Musical Language

In a 2007 episode of my favorite radio show, Radiolab, Jad Abumrad and Robert Krulwich interview Diana Deutsch, a professor of psychology who studies music. During the episode, entitled "Musical Language," Deutsch recounts a moment when she was editing audio and stumbled upon a spoken phrase that revealed the music inherent to language. She had looped a segment of audio in order to clean it up for a CD she was producing, and that looped phrase began to sound like music.

You can listen to the entire Radiolab segment (and I highly recommend that you do), but I've also isolated the phrase in question so that we might use this to ponder the significance of sonic eloquence. Here is the sentence in question:

Deutsch's phrase, in context
{Download Clip]

Here is Deutsch's musical phrase, "sometimes behaves so strangely":

"Sometimes behaves so strangely"
{Download Clip]

And here is that phrase looped several times:

"Sometimes behaves so strangely" looped.
{Download Clip]

As Abumrad, Krulwich, and Deutsch note, once you hear this phrase a few times (especially in the looped clip), it's nearly impossible not to hear it as music.

Of course, Deutsch is not singing, but her language is exhibiting musical qualities, and this is one example of what I have called sonic eloquence. While Deutsch is may or may not be trying to persuade with this sentence (we learn in the context of the Radiolab segment that the sentence is part of an explanation of sounds that she uses in her research, so it is entirely likely that the sentence is meant to be persuasive), her phrasing here demonstrates sonic eloquence.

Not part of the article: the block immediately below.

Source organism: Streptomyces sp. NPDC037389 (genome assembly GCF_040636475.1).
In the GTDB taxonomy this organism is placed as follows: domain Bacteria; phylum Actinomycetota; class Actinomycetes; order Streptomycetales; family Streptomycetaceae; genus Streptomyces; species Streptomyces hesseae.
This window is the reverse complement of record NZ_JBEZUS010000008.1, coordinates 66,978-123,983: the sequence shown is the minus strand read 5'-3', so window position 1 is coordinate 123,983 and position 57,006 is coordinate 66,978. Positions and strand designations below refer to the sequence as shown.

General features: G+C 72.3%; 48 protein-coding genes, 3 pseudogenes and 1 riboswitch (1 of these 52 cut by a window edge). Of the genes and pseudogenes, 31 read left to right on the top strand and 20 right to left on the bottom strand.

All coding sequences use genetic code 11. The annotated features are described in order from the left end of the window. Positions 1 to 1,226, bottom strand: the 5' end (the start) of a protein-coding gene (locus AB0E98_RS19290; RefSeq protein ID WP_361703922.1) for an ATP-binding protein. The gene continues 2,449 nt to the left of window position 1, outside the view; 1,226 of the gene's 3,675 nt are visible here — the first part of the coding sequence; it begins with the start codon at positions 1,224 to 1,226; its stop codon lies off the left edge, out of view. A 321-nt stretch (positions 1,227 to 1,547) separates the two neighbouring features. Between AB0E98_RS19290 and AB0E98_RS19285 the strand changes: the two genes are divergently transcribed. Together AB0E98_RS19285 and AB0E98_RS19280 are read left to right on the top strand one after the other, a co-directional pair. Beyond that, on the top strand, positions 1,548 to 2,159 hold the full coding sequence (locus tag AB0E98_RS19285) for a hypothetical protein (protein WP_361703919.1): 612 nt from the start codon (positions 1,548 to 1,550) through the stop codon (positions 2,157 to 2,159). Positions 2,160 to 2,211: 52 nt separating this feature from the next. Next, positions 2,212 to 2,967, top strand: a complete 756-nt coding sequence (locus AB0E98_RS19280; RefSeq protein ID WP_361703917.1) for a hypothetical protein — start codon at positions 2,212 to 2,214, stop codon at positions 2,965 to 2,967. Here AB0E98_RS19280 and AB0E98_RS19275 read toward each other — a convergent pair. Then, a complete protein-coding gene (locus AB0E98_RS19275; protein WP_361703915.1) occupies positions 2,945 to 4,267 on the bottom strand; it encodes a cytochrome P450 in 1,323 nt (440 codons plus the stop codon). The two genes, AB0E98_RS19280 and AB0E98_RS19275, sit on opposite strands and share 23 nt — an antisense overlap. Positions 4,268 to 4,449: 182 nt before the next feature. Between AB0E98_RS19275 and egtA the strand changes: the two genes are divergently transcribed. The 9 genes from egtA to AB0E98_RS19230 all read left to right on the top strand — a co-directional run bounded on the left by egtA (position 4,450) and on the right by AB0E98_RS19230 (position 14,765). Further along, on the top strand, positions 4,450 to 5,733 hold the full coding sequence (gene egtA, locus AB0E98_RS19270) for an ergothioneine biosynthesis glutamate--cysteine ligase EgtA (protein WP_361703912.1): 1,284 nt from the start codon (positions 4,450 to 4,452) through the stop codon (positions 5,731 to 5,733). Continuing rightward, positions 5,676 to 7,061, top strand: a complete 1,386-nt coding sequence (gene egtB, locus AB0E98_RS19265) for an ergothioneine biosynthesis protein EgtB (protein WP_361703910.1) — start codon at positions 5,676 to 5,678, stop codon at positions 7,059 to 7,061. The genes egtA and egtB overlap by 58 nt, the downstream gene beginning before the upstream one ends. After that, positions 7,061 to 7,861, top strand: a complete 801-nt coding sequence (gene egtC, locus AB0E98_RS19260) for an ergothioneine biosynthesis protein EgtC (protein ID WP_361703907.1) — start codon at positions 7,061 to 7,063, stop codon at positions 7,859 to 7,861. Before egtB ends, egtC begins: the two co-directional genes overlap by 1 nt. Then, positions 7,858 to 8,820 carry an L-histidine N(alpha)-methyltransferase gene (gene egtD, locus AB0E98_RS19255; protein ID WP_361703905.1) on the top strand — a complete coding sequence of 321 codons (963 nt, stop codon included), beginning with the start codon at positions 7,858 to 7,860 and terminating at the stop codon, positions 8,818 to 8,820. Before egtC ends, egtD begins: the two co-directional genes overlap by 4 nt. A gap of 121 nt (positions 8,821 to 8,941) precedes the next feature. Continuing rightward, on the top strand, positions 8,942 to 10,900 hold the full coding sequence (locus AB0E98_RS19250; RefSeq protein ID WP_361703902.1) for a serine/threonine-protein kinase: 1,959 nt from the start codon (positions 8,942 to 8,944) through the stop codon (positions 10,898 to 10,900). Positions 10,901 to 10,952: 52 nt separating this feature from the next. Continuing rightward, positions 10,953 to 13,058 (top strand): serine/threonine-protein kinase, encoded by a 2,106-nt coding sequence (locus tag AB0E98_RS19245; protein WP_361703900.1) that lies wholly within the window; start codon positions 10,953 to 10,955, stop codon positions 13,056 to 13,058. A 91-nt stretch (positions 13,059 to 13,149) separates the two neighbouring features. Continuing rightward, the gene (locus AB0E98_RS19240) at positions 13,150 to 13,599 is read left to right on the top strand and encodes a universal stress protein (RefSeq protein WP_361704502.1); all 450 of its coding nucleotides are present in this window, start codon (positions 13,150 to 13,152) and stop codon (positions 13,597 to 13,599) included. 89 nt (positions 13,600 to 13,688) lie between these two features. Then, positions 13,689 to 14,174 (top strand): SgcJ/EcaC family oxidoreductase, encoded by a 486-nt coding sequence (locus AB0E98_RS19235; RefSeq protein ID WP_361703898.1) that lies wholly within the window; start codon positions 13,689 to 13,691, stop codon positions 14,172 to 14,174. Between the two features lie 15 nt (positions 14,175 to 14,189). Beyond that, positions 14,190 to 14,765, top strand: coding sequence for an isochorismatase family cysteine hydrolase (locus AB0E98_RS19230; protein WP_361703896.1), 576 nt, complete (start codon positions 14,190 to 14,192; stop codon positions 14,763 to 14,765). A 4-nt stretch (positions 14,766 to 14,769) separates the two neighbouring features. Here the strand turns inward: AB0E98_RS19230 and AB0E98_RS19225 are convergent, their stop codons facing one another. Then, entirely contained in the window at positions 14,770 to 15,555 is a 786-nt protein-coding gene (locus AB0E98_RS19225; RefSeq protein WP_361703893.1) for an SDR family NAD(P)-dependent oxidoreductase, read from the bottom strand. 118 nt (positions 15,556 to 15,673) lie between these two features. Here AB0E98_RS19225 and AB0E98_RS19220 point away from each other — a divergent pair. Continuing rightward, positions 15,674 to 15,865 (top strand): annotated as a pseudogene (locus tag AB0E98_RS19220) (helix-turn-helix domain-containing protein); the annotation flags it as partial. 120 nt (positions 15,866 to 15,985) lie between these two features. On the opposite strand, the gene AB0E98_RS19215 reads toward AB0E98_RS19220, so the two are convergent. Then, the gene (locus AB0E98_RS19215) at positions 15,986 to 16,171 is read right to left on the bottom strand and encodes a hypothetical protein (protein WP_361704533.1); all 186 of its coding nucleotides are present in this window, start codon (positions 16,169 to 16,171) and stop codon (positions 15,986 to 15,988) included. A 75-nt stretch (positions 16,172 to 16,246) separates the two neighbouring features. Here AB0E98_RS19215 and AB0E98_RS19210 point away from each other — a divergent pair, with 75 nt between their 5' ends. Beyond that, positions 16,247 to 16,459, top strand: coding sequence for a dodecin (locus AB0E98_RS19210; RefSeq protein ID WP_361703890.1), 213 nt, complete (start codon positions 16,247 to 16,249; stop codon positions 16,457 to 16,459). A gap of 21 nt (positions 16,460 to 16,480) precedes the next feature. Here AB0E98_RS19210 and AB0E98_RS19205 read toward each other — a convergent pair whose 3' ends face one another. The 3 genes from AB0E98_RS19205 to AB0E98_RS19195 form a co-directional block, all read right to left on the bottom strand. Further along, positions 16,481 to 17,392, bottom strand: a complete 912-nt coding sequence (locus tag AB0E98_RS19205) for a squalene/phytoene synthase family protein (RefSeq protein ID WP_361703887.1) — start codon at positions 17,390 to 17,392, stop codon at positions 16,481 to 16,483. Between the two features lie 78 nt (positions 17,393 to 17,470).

This story demonstrates that the looping of audio clips is a useful strategy for tracking sonic eloquence. So, looping could be both a rhetorical strategy and a tool for rhetorical analysis. With repetition, we are able to notice how sound is helping or hindering attempts at persuasion. For instance, here is an audio clip of Johnny Cochran's famous defense of O.J. Simpson:

"The gloves didn't fit. If it doesn't fit, you must acquit."
[Download Clip]

This clip is included in's audio archive as an example of an enthymeme, and the construction of Cochran's premises and conclusions seem to have been persuasive. Even if the jurors who acquitted Simpson would not attach their own decision to this particular argument, the fact that these two sentences have implanted themselves in the popular imaginary is enough to suggest that they were persuasive. But what is happening sonically in Cochran's argument? Here is the most famous part of this argument isolated:

"If it doesn't fit, you must acquit."
[Download Clip]

We can already hear both a rhythm and a song emerging here, and this becomes clearer when we loop the clip:

"If it doesn't fit, you must acquit" looped.
[Download Clip]

While not all spoken phrases are equally musical, it seems likely that looping most any phrase will remind us of the eloquence of sound, the frequencies that are operating in any attempt to persuade. Isolating and looping certain phrases could help us to track sonic eloquence and to attune us to our own attempts to use sound persuasively.